Crytek has just announced Homefront: The Revolution as a new first-person shooter game that will feature native Linux support with the CryENGINE and launch on the same-day as for other platforms.
Crytek explains this "Homefront: The Revolution" free-roam FPS game as:
Four years into the brutal military occupation, America is on its knees. Philadelphia - once the birthplace of Independence - has become a ghetto, where surveillance drones and armoured patrols keep the population at heel, crushing any dissent with savage force. Her once-proud citizens live in a police state, forced to collaborate just to survive, their dreams of freedom long since extinguished.
The Steam developers usually make a number of intermediary releases before a stable and a large version of the application are launched. The current update is just one of these versions and, even if it's a Beta, some users might notice improvements.
Valve takes its time when it comes to improving the Steam client and its updates take care of just a few things. This way, it is easy to spot a problem if something goes wrong after an update for the software.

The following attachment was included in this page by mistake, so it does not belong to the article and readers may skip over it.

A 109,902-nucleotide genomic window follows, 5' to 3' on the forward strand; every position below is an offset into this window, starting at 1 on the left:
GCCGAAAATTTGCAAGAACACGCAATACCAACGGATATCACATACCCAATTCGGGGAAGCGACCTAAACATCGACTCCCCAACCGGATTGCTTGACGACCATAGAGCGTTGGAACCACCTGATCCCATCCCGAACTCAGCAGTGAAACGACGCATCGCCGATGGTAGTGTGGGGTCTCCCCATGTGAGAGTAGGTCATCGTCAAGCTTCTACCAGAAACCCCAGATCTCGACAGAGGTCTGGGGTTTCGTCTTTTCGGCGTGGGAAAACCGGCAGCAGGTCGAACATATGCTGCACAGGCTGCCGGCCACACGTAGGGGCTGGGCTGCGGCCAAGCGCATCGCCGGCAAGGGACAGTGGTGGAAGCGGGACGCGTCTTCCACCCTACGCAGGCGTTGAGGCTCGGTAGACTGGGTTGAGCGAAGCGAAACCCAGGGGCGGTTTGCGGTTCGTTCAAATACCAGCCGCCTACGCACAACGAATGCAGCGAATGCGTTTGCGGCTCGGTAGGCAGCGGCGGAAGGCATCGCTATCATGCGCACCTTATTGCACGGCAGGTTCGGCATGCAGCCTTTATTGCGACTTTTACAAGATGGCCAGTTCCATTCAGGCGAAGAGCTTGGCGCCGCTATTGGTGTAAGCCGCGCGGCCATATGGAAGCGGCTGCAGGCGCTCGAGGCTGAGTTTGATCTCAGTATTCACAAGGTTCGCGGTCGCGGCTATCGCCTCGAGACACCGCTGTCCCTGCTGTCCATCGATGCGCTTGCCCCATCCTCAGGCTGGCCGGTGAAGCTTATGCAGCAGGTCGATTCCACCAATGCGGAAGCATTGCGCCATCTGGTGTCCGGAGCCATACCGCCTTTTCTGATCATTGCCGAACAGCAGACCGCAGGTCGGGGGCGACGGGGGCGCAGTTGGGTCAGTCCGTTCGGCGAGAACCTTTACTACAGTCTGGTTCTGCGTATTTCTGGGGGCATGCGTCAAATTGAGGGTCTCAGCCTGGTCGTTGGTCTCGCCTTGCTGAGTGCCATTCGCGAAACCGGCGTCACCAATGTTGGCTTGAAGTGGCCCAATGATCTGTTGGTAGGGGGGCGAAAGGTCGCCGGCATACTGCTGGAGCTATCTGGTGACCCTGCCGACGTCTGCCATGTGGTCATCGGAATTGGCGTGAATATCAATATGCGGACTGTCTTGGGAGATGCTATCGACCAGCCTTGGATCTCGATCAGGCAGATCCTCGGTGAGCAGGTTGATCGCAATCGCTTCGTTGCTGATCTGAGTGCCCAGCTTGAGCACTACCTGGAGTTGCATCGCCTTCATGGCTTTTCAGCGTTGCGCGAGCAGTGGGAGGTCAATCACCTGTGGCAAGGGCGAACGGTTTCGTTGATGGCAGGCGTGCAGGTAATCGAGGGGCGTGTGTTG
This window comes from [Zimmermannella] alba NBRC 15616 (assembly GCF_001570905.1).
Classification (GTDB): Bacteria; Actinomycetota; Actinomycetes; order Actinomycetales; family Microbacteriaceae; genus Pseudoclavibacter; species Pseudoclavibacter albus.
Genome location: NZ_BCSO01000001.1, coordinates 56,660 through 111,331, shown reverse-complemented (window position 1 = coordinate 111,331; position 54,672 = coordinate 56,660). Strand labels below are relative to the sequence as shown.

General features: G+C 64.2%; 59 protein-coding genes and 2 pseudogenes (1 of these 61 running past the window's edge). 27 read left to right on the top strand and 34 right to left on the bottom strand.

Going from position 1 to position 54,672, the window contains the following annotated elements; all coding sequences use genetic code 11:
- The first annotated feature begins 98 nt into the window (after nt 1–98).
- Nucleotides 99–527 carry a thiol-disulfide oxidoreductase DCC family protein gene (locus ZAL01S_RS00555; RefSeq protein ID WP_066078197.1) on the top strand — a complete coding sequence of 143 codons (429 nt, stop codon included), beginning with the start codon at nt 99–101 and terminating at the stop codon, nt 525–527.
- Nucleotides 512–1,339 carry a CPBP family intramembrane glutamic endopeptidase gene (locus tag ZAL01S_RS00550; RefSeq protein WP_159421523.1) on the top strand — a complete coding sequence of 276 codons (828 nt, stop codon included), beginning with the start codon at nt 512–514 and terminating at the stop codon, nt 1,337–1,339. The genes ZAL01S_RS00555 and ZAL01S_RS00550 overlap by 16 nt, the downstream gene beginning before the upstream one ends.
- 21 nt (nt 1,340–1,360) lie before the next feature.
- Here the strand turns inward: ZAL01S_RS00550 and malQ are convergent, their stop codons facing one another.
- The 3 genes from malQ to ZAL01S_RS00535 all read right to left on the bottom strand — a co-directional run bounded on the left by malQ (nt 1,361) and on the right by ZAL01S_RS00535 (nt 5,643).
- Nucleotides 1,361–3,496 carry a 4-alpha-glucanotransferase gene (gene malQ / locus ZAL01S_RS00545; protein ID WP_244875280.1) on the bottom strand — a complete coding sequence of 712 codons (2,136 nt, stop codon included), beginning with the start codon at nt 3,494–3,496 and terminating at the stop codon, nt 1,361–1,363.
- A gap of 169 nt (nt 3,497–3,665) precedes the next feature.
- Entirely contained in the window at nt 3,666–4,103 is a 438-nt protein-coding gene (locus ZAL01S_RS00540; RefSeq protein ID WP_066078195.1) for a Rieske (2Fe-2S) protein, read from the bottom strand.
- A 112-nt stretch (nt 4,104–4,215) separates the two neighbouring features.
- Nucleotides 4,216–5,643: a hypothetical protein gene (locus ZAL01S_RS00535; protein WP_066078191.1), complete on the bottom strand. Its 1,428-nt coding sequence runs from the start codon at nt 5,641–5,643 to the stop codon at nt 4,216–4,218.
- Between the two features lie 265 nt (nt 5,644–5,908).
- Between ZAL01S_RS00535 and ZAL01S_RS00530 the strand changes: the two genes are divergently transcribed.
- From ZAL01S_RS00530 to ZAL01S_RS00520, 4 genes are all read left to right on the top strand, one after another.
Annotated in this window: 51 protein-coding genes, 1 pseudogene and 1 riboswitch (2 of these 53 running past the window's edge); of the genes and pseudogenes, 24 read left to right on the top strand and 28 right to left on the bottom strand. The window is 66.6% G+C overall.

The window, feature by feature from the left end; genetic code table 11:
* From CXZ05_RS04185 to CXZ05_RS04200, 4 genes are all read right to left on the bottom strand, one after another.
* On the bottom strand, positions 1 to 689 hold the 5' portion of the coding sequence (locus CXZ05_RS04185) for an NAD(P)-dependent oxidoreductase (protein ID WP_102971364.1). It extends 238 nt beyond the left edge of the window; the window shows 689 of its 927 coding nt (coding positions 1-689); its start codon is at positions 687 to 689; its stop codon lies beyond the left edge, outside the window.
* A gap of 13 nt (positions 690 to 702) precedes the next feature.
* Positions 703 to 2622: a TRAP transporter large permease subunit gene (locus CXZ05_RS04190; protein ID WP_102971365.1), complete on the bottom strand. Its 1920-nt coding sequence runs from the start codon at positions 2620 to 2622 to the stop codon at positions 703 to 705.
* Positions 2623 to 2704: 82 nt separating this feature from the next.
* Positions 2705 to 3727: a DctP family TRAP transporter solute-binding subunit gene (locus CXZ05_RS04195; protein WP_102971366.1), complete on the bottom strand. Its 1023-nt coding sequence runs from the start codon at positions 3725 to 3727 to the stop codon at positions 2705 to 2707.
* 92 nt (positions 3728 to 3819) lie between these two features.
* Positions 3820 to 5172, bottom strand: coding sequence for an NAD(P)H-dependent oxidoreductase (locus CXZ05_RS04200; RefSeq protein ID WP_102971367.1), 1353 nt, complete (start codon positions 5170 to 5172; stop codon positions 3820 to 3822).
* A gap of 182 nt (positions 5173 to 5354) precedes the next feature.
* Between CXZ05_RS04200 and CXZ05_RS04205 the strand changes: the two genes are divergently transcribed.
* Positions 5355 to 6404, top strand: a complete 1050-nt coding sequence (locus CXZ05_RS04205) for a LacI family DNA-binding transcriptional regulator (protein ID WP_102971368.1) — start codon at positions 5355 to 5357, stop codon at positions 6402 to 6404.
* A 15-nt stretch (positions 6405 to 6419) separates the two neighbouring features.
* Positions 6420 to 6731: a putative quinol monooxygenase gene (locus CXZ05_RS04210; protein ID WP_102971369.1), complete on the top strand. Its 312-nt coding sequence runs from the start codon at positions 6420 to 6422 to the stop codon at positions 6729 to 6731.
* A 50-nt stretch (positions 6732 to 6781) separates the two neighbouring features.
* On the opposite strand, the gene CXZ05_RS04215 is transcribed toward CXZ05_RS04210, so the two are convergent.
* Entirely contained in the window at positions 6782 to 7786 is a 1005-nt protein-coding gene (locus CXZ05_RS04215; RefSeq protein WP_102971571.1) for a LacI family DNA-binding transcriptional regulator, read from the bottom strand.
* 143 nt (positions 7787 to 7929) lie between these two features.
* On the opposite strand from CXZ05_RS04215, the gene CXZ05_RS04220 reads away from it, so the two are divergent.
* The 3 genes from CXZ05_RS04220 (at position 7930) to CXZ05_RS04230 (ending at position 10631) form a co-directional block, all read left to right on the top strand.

GOG.com is a digital distribution platform that is specialized mostly in old games, but the company that owns it, CD Projekt Red, wants to also extend the support to include Linux. They are now looking for people to help them with Linux ports, although it seems that some of them will be distributed in Wine wrappers.
The ultimate Linux gaming machine - aka Valve's Steam Machine won't be available until 2015. That's not good news.
The Steam Machines effort is a Linux powered gaming machine that could revolutionize console gaming and take on Sony's PlayStation and Microsoft's Xbox, if it ever gets out the door. Valve will have multiple hardware vendors partners building Steam Machines, but that's not the problem behind the latest delay.